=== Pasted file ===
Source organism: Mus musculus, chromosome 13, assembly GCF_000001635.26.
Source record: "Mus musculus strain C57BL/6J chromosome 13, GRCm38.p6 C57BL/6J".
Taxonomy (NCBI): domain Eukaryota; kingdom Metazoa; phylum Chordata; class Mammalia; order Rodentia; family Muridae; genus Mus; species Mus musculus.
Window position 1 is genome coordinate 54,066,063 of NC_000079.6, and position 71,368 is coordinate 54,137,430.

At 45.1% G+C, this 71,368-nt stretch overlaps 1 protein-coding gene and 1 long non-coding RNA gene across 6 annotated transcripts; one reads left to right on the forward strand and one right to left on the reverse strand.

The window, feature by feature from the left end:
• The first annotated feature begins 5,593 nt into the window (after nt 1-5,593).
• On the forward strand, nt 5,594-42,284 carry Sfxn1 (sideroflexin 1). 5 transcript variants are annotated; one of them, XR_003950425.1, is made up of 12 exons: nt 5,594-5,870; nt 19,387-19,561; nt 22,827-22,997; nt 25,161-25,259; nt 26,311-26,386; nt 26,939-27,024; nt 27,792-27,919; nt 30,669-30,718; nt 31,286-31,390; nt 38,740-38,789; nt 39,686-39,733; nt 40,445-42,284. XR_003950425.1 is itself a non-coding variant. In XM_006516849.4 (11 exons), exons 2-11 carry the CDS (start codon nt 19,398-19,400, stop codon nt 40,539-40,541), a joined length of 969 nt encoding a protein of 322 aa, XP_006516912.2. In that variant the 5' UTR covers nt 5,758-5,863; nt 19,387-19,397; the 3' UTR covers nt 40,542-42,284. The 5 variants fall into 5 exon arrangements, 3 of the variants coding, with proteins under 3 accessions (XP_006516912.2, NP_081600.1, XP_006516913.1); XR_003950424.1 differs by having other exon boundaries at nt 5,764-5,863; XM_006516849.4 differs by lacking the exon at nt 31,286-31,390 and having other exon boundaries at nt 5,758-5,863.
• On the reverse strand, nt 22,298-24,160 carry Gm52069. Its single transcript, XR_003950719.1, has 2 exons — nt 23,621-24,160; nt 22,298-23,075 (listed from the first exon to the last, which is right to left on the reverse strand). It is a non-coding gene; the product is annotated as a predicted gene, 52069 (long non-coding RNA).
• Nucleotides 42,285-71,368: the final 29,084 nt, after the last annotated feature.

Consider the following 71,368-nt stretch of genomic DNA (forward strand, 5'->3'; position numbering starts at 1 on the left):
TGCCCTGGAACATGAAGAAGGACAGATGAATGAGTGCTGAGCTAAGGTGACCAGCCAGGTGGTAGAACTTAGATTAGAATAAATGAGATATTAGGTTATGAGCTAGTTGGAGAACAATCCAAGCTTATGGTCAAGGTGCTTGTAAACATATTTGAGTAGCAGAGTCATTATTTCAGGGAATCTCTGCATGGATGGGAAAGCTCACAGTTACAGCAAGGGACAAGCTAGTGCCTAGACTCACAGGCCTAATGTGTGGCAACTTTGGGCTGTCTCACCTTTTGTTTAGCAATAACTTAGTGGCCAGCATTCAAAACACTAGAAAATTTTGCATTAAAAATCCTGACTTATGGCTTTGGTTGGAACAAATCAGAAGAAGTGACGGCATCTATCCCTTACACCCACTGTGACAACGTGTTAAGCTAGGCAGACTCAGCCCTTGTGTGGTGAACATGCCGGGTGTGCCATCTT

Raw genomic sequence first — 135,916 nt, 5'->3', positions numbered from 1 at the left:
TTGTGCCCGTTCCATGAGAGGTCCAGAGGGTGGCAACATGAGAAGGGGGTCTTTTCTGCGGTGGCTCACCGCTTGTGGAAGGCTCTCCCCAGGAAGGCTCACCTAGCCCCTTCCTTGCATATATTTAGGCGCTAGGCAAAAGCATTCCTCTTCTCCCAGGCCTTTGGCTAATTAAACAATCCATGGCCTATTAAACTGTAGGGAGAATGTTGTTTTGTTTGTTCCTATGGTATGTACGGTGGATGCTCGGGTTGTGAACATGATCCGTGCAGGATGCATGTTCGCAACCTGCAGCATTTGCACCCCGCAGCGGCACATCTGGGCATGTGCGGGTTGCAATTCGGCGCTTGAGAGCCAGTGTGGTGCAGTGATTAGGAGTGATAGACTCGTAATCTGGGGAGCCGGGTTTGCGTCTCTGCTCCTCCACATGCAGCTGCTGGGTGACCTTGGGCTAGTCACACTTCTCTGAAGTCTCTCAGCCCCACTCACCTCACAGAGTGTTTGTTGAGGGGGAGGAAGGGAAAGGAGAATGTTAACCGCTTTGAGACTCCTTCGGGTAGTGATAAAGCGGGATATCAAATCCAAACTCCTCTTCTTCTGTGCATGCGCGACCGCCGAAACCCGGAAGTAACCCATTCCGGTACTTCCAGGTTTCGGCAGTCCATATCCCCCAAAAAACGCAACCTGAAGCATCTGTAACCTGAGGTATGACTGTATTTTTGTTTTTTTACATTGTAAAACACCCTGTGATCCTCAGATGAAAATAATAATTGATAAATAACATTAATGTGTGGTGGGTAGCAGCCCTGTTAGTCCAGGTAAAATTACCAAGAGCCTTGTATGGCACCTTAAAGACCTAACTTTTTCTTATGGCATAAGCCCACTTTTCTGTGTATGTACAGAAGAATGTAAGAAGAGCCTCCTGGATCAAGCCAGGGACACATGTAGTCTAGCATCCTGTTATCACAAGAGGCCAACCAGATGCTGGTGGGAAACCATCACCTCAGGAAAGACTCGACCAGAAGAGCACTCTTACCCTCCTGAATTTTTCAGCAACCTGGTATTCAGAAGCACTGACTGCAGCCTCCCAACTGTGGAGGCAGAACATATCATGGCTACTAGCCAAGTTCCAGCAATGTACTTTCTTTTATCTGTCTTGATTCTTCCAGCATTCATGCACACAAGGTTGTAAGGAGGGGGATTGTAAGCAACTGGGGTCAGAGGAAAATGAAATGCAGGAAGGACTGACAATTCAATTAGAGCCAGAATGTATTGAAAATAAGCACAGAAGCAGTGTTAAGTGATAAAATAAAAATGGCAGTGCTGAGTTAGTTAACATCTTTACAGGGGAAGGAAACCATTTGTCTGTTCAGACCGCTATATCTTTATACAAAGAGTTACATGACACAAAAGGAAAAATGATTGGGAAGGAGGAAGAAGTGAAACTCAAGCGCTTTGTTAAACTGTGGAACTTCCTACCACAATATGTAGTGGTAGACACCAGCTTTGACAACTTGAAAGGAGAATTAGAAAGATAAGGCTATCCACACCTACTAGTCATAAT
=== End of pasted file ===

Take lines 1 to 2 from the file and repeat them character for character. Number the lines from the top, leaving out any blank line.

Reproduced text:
Source organism: Mus musculus, chromosome 13, assembly GCF_000001635.26.
Source record: "Mus musculus strain C57BL/6J chromosome 13, GRCm38.p6 C57BL/6J".